Join Jesse Freeman for an in-depth discussion in this video Create a font texture, part of Unity 5: 2D Advanced UI.
- [Voiceover] Let's take a moment to talk about fonts. If you look inside the fonts folder, you'll see our default TrueType font, HabboPseudoMono, and a font texture that has been generated out from that font. This is a font that I created with an online tool called BitFontMaker2. The reason I call it Pseudo Mono is that I took a font that I liked called Habbo and converted it so that the numbers were all mono spaced. A mono space font means that each of the characters fills the width that is allotted per character so when you lay them out on a grid, they're all evenly spaced.
In the case of this font, some of the letters didn't work very well as a mono spaced font, so I left them as is. What I was more concerned with were numbers and making sure that each of the numbers were exactly the same width. This way, when we're laying them out, when it comes to something like a score screen, the numbers aren't all over the place. Things to look for are usually 1s and smaller numbers in between. Here you could see I've changed the 1 so that it has a bar across the bottom and a little bit across the top, and that it matches the same width as the rest of the numbers.
Back in Unity, let's select our font. I've covered this technique before in my Unity 5 essential training, but as a quick refresher, if you simply import a TrueType font, change the character set, in this case to only uppercase, click Apply, and then go to the gear icon and click Create Editable Copy, this will generate out the three files you see below. The only difference is that Unity by default creates a texture where the fonts are black.
In order for us to use the color property and not have to use a material, I've gone ahead in Photoshop and I've modified this font so that all the characters are white. With the font texture selected, let's go ahead and add it to the other sprite's packing tag. We'll call this Sprites. We'll set the Pixels Per Units to 1. We'll remove the Mip Maps, and it's already set to point. Let's hit Apply. Let's go to Advanced and scroll down and make sure that the format is set to ARGB 32 mode and hit Apply.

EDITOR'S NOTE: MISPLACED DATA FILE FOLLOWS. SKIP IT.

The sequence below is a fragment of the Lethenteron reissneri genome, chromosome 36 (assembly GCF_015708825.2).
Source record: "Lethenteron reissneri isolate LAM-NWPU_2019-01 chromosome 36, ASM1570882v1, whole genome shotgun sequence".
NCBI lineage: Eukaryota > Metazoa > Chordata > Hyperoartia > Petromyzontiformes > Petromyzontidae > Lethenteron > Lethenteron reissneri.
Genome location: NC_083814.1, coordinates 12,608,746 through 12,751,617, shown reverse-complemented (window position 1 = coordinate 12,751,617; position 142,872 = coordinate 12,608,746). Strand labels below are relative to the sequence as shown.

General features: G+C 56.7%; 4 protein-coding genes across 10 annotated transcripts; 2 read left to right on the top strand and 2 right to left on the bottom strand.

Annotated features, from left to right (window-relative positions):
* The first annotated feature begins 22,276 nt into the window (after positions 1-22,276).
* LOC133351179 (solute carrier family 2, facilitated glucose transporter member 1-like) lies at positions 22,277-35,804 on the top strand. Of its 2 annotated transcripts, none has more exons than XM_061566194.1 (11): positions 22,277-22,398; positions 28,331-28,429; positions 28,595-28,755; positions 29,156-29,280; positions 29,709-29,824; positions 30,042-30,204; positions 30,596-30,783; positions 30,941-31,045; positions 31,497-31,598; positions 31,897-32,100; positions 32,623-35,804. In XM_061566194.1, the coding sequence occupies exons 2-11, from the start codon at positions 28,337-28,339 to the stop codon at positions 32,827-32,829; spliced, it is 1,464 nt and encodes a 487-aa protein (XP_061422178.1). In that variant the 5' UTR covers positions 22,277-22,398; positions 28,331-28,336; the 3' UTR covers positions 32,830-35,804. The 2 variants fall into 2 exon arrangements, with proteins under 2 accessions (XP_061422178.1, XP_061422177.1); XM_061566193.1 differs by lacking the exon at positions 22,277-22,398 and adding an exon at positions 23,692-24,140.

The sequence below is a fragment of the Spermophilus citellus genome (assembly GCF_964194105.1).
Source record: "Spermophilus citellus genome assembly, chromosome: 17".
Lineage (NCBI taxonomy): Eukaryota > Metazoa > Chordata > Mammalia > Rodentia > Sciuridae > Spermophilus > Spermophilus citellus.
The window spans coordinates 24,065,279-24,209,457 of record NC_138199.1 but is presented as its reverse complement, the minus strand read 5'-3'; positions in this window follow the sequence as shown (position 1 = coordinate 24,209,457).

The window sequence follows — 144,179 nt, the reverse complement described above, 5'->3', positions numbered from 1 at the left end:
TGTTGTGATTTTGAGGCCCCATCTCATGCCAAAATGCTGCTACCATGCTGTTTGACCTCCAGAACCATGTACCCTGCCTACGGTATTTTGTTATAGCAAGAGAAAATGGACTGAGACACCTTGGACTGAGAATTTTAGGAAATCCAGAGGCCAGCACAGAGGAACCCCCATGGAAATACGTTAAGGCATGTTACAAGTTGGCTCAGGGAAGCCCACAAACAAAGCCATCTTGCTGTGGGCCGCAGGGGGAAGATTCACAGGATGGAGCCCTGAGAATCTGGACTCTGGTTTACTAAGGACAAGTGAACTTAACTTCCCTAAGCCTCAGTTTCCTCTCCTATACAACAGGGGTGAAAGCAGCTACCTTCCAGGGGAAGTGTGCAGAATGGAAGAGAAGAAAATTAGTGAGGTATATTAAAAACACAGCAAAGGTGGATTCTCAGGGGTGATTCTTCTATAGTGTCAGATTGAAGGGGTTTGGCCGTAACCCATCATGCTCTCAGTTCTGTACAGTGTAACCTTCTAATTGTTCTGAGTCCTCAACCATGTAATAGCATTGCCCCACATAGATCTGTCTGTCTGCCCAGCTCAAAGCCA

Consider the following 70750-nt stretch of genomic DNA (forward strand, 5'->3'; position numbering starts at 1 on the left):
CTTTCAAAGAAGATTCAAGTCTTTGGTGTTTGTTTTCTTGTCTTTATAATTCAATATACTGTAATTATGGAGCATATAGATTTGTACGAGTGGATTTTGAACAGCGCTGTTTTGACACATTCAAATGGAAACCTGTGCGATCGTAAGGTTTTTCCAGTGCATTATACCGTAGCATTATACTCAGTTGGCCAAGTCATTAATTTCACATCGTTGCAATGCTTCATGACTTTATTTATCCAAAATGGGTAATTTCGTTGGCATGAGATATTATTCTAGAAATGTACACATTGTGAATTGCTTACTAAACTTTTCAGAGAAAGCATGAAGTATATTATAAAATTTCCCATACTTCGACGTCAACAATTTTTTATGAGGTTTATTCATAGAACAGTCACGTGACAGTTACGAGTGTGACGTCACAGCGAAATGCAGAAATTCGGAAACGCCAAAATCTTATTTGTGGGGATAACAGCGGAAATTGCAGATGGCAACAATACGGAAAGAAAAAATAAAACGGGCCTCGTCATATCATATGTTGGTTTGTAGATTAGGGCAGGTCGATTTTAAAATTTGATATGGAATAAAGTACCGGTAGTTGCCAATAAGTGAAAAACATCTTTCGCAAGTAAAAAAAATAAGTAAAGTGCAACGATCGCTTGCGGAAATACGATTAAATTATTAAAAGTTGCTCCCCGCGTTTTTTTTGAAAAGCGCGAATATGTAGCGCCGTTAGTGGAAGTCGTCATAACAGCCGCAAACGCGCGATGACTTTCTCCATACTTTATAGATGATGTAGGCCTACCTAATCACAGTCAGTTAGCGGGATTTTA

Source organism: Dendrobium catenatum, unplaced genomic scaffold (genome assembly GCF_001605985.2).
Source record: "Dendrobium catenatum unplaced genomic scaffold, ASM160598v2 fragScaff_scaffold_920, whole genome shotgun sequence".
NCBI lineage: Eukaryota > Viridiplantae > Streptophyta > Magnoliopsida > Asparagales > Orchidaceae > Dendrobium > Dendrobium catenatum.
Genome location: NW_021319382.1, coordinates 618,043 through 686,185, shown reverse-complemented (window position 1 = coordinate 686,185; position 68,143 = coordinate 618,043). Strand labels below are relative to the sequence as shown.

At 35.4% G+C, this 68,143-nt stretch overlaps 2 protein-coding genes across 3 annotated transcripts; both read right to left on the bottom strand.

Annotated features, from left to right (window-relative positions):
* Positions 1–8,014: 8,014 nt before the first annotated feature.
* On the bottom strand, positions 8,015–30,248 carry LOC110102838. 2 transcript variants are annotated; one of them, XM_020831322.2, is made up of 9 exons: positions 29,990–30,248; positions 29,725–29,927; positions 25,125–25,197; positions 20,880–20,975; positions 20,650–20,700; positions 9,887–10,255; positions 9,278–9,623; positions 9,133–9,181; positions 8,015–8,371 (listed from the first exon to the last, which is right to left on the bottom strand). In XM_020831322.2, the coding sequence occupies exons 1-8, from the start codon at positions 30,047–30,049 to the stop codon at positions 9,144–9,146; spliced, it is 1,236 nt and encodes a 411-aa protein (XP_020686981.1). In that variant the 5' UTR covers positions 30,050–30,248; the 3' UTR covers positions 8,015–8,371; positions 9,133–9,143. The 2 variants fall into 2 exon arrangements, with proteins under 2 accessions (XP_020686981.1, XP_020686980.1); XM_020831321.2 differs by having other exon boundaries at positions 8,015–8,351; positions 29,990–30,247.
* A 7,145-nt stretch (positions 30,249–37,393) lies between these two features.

If we go back into our sprite packer and repack everything, you'll now see that our font is sitting along with all the other artwork. Again, this will reduce all the draw calls to a single draw call as it's referencing this one texture. Once you've made your changes, simply save the project and we now have our font ready to go.
Unity expert Jesse Freeman helps you design your UI using custom prefabs (reusable UI elements), UI components such as windows and buttons, simple buildup animations, and transitions. He also helps you create a window manager to guide changes and relationships between windows, and extend the window system with a custom Unity editor that lets you standardize window display and navigation throughout your game.
- Creating Unity prefabs: fonts, colors, buttons, and labels
- Adding a title, credits, and buttons to the start screen
- Adding a game over screen
- Creating animated stats for the game over screen
- Transitioning between windows
- Building a keyboard window
- Mouse, keyboard, and controller navigation
- Building a custom Unity editor for managing in-game windows
- Adding a window to select difficulty level